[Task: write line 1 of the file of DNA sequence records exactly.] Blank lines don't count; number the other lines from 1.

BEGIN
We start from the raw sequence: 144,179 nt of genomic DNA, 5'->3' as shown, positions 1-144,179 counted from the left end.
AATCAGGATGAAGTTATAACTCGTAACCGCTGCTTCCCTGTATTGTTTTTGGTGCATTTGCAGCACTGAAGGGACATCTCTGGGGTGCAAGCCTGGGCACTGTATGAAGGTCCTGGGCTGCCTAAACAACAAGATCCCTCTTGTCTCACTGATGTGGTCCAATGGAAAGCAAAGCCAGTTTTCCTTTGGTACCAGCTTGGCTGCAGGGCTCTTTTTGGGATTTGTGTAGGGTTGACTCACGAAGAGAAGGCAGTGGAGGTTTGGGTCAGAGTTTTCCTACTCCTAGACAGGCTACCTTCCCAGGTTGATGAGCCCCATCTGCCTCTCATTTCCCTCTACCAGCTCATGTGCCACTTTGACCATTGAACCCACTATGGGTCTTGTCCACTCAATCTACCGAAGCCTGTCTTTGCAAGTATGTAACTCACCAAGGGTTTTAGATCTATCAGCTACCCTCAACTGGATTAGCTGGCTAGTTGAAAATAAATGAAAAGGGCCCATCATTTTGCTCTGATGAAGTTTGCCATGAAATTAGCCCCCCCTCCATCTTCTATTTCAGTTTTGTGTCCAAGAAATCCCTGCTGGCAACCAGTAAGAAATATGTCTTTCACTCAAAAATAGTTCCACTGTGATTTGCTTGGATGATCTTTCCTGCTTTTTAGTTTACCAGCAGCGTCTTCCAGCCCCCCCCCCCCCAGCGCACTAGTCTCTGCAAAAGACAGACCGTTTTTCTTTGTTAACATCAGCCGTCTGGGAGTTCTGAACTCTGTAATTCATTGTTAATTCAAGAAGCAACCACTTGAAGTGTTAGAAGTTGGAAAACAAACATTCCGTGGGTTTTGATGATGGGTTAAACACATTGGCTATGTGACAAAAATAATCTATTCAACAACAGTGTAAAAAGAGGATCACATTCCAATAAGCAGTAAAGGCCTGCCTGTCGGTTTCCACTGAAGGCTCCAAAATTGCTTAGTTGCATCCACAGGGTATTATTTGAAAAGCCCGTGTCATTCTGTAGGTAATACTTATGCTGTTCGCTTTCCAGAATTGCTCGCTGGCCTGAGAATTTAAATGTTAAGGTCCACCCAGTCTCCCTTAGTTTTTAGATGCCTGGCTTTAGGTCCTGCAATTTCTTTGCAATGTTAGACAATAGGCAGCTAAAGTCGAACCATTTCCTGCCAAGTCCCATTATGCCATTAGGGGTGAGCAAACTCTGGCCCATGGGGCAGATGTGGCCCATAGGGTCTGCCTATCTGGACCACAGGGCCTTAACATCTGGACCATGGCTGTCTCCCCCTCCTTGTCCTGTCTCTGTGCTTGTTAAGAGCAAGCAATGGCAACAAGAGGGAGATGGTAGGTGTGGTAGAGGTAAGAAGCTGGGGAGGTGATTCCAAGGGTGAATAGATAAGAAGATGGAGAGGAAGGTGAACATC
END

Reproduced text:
We start from the raw sequence: 144,179 nt of genomic DNA, 5'->3' as shown, positions 1-144,179 counted from the left end.